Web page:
Canadian Mining & Metal Facts

The total value of all mineral commodities mined in Canada, including metals, nonmetals and coal increased to a second straight record of $26.4 Billion in 2005 compared with $24.3 Billion in 2004. This 8.5% increase was due almost entirely to increase in prices most metallic minerals.

The value of coal production increase to $2.3 Billion in 2005 from $1.6 Billion in 2004 in response to much higher prices for coal.

The value of mine metal production for 2005 increased by $0.9 Billion to $13.3 Billion, 7.7% increase for individual metals, the value of nickel production increased to $3.3 Billion, again 2.4% despite a 1.6% decline in the volume of nickel produced.

The value of copper produced rose sharply, by 20.9% although the volume of production increased by a more modest 4.8%.

Gold was the only to major metal that registered a significant decline in production value, falling by $7.9% Billion $2 Billion however, gold was Canada’s third leading metal following nickel and copper.

Of Canada’s other major metals, the value of iron ore increased by 13.5% to $ 1.5 Billion and the value of uranium rose dramatically to $1.0 Billion a 65.4% increase.

The value of zinc production declined by 15.1% and the value remained relatively stable, at $998.2 Million down only by 0.2%.

Canada’s lone tungsten mine in the Northwest Territories, which was placed on care and maintenance in late 2003, re-opened in late 2005.

The value of nonmetallic mining production reached another record $10.8 Billion in 2005, a 3.6% increase over 2004. Productions values in excess of $1 Billion were recorded for five nonmetal commodities. The leading nonmetal commodity was potash, with values of $2.8 Billion, cement production increased by 3.8% in value to $1.69 Billion following closely in terms of value of production were diamonds at $1.68 Billion. Sand, gravel and stone rounded out the nonmetals with values of production in excess of $1 Billion.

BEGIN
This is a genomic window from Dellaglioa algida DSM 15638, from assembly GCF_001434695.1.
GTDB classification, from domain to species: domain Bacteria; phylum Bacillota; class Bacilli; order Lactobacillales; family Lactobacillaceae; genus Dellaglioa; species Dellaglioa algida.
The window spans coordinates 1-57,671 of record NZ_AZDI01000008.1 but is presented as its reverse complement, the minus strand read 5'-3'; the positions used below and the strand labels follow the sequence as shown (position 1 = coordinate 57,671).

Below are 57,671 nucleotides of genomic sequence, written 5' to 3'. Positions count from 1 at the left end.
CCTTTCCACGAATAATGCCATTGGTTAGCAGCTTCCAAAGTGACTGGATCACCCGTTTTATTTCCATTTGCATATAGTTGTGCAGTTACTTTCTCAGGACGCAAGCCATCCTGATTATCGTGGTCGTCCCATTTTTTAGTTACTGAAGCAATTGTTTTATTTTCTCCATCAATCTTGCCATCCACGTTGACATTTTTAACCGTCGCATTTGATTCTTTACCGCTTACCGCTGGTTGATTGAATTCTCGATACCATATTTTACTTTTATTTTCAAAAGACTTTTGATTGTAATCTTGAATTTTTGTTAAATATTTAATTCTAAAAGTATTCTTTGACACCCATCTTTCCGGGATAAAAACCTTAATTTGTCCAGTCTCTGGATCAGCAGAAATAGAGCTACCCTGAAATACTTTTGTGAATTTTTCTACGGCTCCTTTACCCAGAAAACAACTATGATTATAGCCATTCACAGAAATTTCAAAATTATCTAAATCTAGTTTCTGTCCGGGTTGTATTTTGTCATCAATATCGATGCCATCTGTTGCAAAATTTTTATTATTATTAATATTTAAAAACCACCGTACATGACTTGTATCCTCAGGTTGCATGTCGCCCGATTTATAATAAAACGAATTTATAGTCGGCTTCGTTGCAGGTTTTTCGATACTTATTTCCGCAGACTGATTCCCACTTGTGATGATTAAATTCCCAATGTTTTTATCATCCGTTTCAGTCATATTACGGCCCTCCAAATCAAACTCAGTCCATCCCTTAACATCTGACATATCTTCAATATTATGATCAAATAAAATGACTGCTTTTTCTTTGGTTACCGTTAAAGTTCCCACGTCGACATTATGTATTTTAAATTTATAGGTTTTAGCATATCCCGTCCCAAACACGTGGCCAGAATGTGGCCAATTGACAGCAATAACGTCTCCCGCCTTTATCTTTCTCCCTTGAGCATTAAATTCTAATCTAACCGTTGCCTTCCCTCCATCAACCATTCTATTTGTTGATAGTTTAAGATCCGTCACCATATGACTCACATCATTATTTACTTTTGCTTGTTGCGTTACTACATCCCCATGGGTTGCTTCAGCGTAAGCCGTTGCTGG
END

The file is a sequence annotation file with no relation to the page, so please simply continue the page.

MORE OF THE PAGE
A broad definition of Canadian mineral industry includes mining (including coal), primary metal manufacturing, and nonmetallic mineral product manufacturing and fabricated metal product manufacturing.

It does not include the crude petroleum and natural gas industries. The industry (excluding bitumen) accounted for $42 Billion or 3.9% of Canada’s GDP in 2005. Measured at basic prices enchained 1997 dollars, the same percentage as in 2004.

Mining contributed 23.7% to the industry’s GDP, primary metal manufacturing, 29.2%, nonmetallic mineral manufacturing, 13.4%, and fabricated metals, the remaining 33.7%.

Employment in Canadian mining industry recorded a fractional 0.9% decline in 2005, falling to an estimated 44,889 down from 45,287 in 2004. Employment in metal mining decreased 4.8% to 21519 where nonmetal mining was up by 1.1% to 18537. Note that despite declining employment in the mining sector, the value of production has increased for each of the past four years attained a new record high in 2005.

In 2005, there were ten significant mine openings (three new mines and seven re-openings) and only four mine closures. Of the three new mine openings, one was the nickel-copper mine at Voisey’s Bay in Newfoundland and Labrador, one was a limestone mine in Alberta and one was a coal mine in British Columbia. All the mine closures were metal mines.

Source: Natural Resource Canada